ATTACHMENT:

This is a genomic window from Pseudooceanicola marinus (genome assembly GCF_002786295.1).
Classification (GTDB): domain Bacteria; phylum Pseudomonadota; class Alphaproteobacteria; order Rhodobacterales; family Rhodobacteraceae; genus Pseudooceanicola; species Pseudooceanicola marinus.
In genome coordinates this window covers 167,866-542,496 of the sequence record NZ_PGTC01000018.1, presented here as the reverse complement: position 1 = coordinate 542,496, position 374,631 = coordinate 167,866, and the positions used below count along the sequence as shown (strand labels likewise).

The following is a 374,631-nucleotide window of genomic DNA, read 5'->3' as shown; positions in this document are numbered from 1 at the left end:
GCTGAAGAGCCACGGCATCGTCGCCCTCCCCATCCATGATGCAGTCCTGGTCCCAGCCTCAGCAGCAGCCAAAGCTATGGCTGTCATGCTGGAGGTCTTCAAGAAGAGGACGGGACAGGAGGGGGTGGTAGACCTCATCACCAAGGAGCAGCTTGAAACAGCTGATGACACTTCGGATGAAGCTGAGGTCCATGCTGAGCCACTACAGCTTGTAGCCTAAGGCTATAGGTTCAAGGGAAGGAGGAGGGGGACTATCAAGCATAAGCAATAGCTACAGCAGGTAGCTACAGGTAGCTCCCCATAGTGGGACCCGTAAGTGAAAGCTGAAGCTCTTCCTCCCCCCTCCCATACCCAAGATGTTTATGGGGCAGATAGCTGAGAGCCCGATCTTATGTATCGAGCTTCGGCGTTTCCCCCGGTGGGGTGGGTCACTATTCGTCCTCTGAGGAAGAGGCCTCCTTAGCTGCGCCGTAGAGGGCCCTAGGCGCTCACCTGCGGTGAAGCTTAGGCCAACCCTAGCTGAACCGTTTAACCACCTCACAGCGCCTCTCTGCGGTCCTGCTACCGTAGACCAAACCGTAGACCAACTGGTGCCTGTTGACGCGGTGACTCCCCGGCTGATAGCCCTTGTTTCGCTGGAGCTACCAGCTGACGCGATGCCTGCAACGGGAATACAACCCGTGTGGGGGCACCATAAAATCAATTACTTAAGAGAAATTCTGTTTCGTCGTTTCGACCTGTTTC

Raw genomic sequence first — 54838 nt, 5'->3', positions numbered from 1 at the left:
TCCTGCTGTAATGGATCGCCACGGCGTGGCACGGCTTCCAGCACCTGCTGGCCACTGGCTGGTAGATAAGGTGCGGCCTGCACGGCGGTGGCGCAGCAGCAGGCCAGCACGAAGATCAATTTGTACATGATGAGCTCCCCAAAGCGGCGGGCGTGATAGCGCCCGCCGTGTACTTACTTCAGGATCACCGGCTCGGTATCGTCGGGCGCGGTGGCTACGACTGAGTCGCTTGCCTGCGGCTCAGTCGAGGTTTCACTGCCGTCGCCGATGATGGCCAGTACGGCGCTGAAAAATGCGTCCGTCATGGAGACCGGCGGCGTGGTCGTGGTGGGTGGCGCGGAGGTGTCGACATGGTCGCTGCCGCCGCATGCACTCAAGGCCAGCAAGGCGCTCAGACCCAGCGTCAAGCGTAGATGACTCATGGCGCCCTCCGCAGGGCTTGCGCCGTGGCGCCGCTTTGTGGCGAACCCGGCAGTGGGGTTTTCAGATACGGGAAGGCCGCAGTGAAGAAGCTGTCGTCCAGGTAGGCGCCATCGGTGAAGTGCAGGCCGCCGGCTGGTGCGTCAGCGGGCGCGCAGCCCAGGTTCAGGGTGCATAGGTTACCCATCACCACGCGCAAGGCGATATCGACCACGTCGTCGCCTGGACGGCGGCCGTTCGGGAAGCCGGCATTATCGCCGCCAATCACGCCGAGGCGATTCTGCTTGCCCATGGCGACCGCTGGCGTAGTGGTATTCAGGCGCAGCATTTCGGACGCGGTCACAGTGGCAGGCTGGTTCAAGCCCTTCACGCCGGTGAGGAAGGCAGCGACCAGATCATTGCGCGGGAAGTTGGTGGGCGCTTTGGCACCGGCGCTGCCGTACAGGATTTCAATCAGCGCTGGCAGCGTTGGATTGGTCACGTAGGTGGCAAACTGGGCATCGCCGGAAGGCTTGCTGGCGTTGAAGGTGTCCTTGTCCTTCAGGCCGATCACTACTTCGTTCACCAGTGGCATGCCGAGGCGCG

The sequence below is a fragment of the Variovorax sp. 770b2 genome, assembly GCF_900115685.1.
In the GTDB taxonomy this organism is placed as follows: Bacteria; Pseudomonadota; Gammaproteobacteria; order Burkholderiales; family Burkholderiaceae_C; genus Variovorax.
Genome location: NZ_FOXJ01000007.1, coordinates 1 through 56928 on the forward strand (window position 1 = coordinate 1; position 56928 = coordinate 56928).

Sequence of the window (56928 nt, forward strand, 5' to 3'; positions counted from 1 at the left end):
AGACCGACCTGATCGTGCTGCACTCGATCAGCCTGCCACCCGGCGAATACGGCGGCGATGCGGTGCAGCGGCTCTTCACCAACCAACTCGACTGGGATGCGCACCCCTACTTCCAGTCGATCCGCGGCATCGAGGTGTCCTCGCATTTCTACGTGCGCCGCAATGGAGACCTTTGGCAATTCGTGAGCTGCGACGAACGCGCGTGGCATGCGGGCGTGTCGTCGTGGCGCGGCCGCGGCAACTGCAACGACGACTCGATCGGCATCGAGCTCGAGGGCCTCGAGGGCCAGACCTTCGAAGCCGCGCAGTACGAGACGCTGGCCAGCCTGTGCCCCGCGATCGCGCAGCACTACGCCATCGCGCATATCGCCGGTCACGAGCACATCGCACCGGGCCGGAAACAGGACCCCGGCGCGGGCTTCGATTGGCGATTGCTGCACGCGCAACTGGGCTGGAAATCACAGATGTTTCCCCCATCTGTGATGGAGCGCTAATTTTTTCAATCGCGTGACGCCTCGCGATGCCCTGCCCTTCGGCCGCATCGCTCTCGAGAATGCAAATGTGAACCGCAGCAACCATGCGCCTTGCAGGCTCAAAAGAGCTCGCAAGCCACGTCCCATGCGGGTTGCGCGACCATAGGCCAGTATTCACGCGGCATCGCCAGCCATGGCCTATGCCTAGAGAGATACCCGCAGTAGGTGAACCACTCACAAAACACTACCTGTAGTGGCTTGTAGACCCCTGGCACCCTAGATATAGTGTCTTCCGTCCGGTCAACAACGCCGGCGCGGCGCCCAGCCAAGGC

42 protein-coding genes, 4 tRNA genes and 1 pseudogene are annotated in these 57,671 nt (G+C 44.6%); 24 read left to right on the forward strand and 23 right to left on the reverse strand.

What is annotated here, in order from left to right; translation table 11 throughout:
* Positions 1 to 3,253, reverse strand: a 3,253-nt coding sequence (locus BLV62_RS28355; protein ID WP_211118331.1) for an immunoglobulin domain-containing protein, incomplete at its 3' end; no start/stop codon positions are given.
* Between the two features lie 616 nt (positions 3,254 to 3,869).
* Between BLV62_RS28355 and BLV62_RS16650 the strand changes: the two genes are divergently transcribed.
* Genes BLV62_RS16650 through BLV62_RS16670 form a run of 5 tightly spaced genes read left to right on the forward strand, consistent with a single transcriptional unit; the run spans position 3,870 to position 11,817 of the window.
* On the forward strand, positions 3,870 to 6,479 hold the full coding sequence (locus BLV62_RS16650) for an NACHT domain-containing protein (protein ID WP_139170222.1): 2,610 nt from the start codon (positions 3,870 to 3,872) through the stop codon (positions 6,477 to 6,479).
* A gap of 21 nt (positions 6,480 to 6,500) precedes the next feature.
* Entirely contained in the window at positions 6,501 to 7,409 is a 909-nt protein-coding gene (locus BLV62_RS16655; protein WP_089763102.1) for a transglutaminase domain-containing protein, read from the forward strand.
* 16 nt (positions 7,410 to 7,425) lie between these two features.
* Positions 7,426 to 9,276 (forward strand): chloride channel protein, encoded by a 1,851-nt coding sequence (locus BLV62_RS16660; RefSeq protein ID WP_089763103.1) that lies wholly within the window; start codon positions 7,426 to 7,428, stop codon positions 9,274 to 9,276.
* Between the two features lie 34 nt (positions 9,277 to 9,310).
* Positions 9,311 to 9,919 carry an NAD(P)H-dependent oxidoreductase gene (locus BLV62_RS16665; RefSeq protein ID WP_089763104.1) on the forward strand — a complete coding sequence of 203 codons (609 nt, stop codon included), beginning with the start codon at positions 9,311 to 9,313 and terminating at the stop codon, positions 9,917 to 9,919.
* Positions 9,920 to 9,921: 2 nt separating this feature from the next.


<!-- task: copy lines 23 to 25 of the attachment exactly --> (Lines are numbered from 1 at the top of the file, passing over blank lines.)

* Positions 7,426 to 9,276 (forward strand): chloride channel protein, encoded by a 1,851-nt coding sequence (locus BLV62_RS16660; RefSeq protein ID WP_089763103.1) that lies wholly within the window; start codon positions 7,426 to 7,428, stop codon positions 9,274 to 9,276.
* Between the two features lie 34 nt (positions 9,277 to 9,310).
* Positions 9,311 to 9,919 carry an NAD(P)H-dependent oxidoreductase gene (locus BLV62_RS16665; RefSeq protein ID WP_089763104.1) on the forward strand — a complete coding sequence of 203 codons (609 nt, stop codon included), beginning with the start codon at positions 9,311 to 9,313 and terminating at the stop codon, positions 9,917 to 9,919.